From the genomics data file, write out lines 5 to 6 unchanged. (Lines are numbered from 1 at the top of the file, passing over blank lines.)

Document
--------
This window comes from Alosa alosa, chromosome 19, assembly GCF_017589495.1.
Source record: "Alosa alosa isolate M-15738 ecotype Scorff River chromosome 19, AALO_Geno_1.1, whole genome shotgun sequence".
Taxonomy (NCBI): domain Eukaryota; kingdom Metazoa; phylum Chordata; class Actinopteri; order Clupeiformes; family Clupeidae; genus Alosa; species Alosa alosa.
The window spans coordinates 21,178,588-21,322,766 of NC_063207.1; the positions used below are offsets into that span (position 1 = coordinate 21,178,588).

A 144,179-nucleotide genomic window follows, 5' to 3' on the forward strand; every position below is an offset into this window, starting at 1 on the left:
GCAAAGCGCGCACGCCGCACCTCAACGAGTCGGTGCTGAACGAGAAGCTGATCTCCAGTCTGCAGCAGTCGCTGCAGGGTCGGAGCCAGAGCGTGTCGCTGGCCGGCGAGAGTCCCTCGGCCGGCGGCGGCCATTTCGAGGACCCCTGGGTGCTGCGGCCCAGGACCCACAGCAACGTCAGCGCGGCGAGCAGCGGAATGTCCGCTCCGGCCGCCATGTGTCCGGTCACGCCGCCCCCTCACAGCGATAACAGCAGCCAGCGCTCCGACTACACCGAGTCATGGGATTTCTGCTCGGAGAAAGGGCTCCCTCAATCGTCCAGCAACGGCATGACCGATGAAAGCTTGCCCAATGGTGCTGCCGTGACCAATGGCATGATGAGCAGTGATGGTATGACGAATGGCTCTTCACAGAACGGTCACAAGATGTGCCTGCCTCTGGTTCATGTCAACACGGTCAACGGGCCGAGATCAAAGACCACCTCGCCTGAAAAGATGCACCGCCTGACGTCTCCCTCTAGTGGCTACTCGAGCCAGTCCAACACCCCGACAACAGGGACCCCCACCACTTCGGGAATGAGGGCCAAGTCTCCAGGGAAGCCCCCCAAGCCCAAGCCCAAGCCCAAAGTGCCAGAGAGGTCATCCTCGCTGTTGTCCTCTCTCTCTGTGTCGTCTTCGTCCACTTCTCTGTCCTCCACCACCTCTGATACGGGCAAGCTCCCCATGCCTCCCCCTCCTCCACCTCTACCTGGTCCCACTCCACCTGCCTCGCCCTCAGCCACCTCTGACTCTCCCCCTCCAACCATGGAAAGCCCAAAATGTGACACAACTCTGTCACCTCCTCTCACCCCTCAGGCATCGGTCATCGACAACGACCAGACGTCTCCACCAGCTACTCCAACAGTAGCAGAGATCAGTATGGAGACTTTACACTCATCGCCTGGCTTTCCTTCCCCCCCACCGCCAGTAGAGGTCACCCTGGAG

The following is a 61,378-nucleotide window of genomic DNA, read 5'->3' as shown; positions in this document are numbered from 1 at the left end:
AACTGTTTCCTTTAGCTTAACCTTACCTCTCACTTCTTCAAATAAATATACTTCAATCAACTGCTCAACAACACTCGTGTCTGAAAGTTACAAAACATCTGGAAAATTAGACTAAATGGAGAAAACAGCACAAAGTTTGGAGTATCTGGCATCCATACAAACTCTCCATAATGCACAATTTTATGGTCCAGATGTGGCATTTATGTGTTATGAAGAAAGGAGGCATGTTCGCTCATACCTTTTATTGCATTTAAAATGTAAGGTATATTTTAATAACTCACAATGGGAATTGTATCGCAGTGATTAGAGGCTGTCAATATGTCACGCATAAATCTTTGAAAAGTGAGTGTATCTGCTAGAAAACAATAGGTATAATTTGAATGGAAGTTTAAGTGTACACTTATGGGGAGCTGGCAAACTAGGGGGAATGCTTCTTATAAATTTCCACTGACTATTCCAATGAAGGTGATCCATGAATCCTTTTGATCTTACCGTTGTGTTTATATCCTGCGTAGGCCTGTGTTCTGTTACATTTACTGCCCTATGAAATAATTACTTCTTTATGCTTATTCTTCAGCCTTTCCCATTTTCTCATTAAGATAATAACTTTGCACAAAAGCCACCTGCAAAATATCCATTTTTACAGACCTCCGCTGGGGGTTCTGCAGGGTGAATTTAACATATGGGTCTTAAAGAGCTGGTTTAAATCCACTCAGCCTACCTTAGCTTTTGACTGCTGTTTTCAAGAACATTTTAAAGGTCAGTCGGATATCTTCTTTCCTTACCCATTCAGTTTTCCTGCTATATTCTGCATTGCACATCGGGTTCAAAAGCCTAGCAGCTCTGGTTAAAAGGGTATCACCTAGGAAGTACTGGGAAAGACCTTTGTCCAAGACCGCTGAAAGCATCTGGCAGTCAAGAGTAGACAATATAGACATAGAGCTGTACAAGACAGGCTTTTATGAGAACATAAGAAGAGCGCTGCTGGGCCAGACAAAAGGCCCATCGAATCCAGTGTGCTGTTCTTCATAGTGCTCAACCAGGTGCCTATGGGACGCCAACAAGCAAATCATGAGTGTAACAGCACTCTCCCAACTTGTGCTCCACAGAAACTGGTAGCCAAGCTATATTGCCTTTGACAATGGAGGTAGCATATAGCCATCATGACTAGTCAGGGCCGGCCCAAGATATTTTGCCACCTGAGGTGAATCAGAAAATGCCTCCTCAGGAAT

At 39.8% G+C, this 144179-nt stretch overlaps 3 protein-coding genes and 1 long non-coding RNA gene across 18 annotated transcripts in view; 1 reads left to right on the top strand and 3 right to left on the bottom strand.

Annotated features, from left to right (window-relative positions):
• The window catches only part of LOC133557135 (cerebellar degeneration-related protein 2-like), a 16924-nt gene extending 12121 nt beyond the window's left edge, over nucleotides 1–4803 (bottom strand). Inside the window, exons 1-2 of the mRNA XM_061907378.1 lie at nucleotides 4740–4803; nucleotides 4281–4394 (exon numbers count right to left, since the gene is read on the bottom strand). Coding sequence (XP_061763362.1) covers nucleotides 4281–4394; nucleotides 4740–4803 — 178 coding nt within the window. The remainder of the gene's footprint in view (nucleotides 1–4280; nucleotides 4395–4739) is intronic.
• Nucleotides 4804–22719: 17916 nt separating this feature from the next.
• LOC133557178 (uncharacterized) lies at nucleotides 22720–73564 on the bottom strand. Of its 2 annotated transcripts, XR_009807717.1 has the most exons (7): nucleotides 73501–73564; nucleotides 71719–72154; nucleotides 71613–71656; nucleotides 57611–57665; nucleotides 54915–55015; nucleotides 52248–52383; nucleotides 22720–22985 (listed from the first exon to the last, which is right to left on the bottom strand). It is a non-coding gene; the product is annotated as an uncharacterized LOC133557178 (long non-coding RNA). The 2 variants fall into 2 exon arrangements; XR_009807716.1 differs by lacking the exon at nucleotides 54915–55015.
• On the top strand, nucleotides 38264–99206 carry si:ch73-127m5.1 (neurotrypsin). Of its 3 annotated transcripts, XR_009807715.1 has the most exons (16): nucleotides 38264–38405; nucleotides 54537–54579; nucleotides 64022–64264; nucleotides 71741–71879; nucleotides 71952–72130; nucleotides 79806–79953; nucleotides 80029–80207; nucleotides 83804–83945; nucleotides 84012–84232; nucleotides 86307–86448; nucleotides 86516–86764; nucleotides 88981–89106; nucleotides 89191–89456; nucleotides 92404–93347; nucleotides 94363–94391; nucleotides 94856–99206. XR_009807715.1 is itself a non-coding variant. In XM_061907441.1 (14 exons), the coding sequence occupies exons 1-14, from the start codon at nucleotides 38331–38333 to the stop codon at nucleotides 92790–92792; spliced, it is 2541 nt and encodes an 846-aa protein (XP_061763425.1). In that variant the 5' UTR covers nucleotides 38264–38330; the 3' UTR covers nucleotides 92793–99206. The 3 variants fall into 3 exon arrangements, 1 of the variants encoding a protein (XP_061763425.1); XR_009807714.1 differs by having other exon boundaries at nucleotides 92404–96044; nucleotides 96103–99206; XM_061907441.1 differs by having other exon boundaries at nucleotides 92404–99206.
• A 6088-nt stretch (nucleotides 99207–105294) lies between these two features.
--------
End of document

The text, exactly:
A 144,179-nucleotide genomic window follows, 5' to 3' on the forward strand; every position below is an offset into this window, starting at 1 on the left:
GCAAAGCGCGCACGCCGCACCTCAACGAGTCGGTGCTGAACGAGAAGCTGATCTCCAGTCTGCAGCAGTCGCTGCAGGGTCGGAGCCAGAGCGTGTCGCTGGCCGGCGAGAGTCCCTCGGCCGGCGGCGGCCATTTCGAGGACCCCTGGGTGCTGCGGCCCAGGACCCACAGCAACGTCAGCGCGGCGAGCAGCGGAATGTCCGCTCCGGCCGCCATGTGTCCGGTCACGCCGCCCCCTCACAGCGATAACAGCAGCCAGCGCTCCGACTACACCGAGTCATGGGATTTCTGCTCGGAGAAAGGGCTCCCTCAATCGTCCAGCAACGGCATGACCGATGAAAGCTTGCCCAATGGTGCTGCCGTGACCAATGGCATGATGAGCAGTGATGGTATGACGAATGGCTCTTCACAGAACGGTCACAAGATGTGCCTGCCTCTGGTTCATGTCAACACGGTCAACGGGCCGAGATCAAAGACCACCTCGCCTGAAAAGATGCACCGCCTGACGTCTCCCTCTAGTGGCTACTCGAGCCAGTCCAACACCCCGACAACAGGGACCCCCACCACTTCGGGAATGAGGGCCAAGTCTCCAGGGAAGCCCCCCAAGCCCAAGCCCAAGCCCAAAGTGCCAGAGAGGTCATCCTCGCTGTTGTCCTCTCTCTCTGTGTCGTCTTCGTCCACTTCTCTGTCCTCCACCACCTCTGATACGGGCAAGCTCCCCATGCCTCCCCCTCCTCCACCTCTACCTGGTCCCACTCCACCTGCCTCGCCCTCAGCCACCTCTGACTCTCCCCCTCCAACCATGGAAAGCCCAAAATGTGACACAACTCTGTCACCTCCTCTCACCCCTCAGGCATCGGTCATCGACAACGACCAGACGTCTCCACCAGCTACTCCAACAGTAGCAGAGATCAGTATGGAGACTTTACACTCATCGCCTGGCTTTCCTTCCCCCCCACCGCCAGTAGAGGTCACCCTGGAG